Users tripped up by unofficial Win Phone 7 update tool

Microsoft said it's too busy to issue a fix but will try to help the tool's developer

Microsoft engineers working on Windows Phone 7 said they're too busy right now to fix a problem caused by an unofficial update tool that some people have used, but they're willing to work with the developer to help him put things right.

Brandon Watson, a senior director in the Windows Phone group, said in a blog post Wednesday that people who used the tool won't be able to install a security update that Microsoft started pushing out on Tuesday. "The rubber meets the road today," he wrote.

In early April, developer Chris Walsh released a tool that people could use to force updates to their Windows Phone 7 devices. He built the tool following delays and problems that Microsoft itself encountered in trying to deliver the updates, including an update that added the ability to cut and paste.

At the time, Microsoft warned users that the unauthorized update mechanism might create problems. With Tuesday's security update, which fixed nine fraudulent third-party digital certificates, some of those users are now indeed facing problems.

Watson explained why the security update won't work. The update process first checks that the phone has an official software image. Phones updated using Walsh's tool don't have an official software image so they won't be able to download the update, he wrote.

"Due to scheduling of engineering resources, we did not anticipate having to [undo] the changes made to phones by these unsupported methods. While we are not ruling out having a fix in the future, for now there is no fix," he wrote. "Unfortunately, our engineering priorities are focused on improving the process by which updates get to Windows Phone, issuing the security update you just got and working to getting Mango to market. Undoing this specific problem was not in our schedule."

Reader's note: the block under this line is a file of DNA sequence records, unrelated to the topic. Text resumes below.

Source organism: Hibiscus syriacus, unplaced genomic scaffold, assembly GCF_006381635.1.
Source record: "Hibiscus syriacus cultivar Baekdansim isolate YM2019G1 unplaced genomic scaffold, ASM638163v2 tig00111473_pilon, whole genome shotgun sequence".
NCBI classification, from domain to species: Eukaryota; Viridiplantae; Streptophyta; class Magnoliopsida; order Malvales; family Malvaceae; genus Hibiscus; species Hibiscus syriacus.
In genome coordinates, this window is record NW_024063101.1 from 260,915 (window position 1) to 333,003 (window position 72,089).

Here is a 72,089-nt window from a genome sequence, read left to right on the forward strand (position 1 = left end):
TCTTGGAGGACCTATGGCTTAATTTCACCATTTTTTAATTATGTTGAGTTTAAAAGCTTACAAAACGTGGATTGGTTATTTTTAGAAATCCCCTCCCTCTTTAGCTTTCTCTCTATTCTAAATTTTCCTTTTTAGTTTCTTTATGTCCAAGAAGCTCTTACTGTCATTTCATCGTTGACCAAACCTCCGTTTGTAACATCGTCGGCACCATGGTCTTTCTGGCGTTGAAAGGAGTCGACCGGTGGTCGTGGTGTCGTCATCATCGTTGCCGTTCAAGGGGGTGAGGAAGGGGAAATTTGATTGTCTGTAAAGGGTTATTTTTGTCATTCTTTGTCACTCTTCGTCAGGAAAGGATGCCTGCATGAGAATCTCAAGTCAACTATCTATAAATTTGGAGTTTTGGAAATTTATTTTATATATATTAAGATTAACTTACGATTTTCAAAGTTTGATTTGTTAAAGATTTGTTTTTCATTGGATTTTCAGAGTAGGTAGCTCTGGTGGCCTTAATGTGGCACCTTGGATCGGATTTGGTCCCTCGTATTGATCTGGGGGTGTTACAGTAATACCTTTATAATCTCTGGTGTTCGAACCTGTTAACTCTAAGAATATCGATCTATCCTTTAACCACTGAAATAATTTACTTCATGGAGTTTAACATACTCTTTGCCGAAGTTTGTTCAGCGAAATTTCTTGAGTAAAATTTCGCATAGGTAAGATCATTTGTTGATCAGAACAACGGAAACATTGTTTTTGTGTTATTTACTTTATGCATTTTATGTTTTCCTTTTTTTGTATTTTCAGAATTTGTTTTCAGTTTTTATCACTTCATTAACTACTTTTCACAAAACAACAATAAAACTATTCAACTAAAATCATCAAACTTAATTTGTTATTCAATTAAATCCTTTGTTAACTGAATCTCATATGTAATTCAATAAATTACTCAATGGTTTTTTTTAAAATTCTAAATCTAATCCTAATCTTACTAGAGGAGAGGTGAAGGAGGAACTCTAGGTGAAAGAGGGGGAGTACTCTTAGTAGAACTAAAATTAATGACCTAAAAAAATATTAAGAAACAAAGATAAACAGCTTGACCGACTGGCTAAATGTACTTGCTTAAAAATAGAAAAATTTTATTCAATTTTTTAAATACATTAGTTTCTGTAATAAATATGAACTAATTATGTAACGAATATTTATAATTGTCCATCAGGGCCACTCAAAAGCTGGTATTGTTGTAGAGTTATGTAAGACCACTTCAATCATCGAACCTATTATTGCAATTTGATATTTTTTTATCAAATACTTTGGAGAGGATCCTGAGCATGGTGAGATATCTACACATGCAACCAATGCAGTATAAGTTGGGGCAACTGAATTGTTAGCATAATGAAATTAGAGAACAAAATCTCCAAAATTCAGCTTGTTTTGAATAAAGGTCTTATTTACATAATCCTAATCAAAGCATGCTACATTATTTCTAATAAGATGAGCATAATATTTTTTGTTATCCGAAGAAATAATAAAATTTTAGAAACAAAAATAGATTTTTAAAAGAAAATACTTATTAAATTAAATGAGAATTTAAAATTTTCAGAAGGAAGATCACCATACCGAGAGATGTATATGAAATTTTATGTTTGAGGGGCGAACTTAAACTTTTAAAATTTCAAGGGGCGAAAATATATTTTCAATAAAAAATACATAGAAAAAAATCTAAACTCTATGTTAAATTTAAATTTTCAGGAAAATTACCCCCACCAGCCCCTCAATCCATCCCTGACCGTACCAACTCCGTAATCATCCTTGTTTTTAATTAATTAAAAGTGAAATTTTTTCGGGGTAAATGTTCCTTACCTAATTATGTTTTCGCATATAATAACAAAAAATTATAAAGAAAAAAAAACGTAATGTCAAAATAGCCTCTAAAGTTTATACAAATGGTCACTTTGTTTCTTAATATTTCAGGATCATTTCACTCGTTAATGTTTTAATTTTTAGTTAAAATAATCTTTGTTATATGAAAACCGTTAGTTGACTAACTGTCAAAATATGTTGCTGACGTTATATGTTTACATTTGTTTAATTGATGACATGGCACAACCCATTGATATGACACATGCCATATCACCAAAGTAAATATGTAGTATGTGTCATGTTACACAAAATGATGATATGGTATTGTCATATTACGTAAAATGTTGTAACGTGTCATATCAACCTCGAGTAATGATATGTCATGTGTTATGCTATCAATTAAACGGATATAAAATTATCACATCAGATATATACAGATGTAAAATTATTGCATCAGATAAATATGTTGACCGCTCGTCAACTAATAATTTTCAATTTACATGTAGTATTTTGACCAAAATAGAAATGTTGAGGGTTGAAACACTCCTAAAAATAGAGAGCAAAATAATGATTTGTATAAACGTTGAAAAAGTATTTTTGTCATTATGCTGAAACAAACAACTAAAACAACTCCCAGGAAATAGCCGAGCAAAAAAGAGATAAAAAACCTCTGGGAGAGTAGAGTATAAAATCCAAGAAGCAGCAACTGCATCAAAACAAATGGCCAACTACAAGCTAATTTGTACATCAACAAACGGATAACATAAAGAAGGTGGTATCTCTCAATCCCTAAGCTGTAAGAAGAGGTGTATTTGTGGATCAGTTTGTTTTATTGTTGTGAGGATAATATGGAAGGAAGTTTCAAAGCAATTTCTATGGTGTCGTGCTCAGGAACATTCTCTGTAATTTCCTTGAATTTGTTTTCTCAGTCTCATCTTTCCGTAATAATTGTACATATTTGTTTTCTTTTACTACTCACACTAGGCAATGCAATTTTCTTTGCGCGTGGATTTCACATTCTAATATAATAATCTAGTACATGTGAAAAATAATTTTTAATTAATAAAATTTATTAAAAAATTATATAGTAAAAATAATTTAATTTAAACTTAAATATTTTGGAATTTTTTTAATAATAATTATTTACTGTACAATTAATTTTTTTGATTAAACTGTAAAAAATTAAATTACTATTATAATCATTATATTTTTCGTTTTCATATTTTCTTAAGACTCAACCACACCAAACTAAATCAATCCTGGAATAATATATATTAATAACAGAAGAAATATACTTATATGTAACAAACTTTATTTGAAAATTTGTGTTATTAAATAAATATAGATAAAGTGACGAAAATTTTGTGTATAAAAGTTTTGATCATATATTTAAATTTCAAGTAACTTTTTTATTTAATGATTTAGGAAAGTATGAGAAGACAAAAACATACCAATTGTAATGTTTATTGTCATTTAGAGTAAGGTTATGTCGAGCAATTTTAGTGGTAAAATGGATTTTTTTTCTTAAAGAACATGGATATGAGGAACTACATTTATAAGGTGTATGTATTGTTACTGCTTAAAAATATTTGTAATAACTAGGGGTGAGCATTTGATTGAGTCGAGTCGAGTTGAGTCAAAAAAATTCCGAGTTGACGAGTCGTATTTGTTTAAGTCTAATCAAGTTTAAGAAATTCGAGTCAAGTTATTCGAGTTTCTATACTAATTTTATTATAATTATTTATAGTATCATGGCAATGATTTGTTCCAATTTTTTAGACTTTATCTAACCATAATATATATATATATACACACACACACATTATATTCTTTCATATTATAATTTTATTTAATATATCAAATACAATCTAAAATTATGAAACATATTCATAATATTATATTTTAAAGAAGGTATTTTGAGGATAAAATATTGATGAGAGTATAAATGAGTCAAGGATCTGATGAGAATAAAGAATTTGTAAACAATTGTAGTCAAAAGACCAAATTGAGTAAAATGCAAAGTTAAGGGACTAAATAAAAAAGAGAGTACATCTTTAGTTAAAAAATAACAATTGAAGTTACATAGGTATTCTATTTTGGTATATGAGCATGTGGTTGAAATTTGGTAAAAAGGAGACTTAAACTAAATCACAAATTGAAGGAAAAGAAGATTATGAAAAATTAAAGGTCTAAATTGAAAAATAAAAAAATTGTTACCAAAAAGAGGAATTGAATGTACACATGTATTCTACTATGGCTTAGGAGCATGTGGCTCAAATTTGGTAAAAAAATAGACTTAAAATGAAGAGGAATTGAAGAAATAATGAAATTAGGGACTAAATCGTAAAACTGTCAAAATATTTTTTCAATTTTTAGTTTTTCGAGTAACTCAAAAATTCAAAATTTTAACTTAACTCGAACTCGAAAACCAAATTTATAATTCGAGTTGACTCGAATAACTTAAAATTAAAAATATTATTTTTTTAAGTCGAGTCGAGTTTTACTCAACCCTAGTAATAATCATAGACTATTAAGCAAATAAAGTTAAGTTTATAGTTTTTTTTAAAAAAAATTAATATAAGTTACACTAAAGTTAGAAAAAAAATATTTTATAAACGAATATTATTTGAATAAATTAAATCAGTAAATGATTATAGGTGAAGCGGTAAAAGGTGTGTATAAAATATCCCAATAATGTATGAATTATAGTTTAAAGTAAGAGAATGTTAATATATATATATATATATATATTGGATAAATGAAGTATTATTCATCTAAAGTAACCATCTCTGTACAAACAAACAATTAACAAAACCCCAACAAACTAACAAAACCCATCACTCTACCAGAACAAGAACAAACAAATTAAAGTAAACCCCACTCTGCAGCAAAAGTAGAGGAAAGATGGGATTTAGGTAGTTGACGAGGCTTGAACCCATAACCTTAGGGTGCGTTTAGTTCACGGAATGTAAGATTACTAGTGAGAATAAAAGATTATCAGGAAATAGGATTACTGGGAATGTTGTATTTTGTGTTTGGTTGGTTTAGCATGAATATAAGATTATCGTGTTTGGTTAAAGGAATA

Mobile operators won't be able to help immediately either, he said, because they're unable to revert phones to their original image. While operators could offer to send phones back to the manufacturer, it's unclear if they will. "It is up to the mobile operators as to what they want to do with your phone," he wrote.

However, he noted, Walsh thinks he has created a way to get the phones back on an officially supported path, and Microsoft will work with him to validate the solution, Watson wrote.

While Walsh said he got the security patch just fine on three phones that were updated using his tool, more than 140 comments had appeared on his blog by midday Wednesday from people saying they were unable to get the security update. Most complained of seeing a specific error code when they try to download the update.

Walsh, who lives in Australia, said via Twitter that he would provide a solution tomorrow. "The fix is quite simple really," he wrote in the blog post.

Nancy Gohring covers mobile phones and cloud computing for The IDG News Service. Follow Nancy on Twitter at @idgnancy. Nancy's e-mail address is Nancy_Gohring@idg.com

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Nancy Gohring

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